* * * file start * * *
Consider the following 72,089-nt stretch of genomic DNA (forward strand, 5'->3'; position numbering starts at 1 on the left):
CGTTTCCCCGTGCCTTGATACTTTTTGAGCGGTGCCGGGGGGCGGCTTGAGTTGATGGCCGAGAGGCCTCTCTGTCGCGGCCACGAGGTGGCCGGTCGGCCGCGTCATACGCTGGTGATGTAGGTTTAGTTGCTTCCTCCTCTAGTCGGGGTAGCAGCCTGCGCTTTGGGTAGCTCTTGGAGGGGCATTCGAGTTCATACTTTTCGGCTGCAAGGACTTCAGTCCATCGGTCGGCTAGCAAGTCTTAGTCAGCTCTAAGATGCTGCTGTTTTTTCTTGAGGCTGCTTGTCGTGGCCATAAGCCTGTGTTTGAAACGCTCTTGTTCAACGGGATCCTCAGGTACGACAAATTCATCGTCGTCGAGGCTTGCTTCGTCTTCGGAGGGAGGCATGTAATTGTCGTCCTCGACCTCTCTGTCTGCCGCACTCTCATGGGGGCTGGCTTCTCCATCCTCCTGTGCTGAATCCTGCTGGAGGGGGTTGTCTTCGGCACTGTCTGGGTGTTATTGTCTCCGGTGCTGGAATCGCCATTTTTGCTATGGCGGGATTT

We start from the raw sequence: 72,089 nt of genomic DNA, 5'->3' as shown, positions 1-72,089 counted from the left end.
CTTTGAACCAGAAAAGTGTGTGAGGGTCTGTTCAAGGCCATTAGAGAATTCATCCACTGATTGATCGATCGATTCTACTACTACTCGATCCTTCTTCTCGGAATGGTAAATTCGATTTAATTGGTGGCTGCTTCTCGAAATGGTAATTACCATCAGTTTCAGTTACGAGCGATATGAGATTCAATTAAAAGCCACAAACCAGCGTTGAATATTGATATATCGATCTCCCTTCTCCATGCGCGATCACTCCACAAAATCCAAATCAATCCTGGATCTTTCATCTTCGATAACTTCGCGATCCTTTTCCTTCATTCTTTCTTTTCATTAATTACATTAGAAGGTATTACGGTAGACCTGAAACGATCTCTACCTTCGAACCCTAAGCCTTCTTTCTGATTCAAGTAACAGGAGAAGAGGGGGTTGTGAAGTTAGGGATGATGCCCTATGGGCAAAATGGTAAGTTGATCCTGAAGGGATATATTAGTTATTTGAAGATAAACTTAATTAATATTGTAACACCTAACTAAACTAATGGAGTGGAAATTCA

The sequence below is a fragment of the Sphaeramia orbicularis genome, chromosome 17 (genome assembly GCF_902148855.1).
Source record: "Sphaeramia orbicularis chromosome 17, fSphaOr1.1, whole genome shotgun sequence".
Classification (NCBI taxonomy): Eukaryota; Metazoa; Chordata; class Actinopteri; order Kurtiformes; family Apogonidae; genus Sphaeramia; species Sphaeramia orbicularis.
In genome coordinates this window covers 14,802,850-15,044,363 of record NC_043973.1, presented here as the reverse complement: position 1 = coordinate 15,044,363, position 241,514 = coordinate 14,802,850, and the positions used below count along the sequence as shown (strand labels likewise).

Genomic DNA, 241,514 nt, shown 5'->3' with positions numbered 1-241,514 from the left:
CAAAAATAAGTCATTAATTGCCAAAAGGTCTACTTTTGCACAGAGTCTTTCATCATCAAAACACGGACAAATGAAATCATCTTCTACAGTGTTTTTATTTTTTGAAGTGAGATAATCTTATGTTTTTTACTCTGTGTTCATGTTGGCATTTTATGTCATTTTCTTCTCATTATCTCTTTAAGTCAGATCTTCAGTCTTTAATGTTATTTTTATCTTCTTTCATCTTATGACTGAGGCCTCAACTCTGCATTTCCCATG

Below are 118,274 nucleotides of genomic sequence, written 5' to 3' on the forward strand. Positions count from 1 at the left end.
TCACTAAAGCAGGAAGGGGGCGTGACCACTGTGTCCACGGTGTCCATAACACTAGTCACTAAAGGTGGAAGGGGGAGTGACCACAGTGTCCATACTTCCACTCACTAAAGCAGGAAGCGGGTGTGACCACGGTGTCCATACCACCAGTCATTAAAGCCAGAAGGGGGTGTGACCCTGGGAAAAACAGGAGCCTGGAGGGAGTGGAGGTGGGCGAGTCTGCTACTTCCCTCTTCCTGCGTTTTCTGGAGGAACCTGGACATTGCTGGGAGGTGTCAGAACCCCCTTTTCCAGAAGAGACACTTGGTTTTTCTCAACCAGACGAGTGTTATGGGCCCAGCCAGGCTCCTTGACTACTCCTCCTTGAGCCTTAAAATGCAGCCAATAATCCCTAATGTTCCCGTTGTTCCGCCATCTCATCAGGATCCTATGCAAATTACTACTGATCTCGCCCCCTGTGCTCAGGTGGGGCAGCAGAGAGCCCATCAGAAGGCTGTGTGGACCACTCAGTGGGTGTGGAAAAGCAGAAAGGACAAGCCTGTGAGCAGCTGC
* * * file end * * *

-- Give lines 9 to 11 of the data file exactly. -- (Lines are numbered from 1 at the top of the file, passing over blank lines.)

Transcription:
Genomic DNA, 241,514 nt, shown 5'->3' with positions numbered 1-241,514 from the left:
CAAAAATAAGTCATTAATTGCCAAAAGGTCTACTTTTGCACAGAGTCTTTCATCATCAAAACACGGACAAATGAAATCATCTTCTACAGTGTTTTTATTTTTTGAAGTGAGATAATCTTATGTTTTTTACTCTGTGTTCATGTTGGCATTTTATGTCATTTTCTTCTCATTATCTCTTTAAGTCAGATCTTCAGTCTTTAATGTTATTTTTATCTTCTTTCATCTTATGACTGAGGCCTCAACTCTGCATTTCCCATG

Below are 118,274 nucleotides of genomic sequence, written 5' to 3' on the forward strand. Positions count from 1 at the left end.